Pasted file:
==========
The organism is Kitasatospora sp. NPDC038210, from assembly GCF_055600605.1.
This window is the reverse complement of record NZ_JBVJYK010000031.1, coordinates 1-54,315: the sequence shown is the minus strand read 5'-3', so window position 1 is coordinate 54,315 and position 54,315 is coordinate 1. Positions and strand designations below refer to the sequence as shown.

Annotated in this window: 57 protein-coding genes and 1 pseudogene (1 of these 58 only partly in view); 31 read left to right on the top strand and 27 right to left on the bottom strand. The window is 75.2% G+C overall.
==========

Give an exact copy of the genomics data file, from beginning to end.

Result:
The organism is Kitasatospora sp. NPDC038210, from assembly GCF_055600605.1.
This window is the reverse complement of record NZ_JBVJYK010000031.1, coordinates 1-54,315: the sequence shown is the minus strand read 5'-3', so window position 1 is coordinate 54,315 and position 54,315 is coordinate 1. Positions and strand designations below refer to the sequence as shown.

Annotated in this window: 57 protein-coding genes and 1 pseudogene (1 of these 58 only partly in view); 31 read left to right on the top strand and 27 right to left on the bottom strand. The window is 75.2% G+C overall.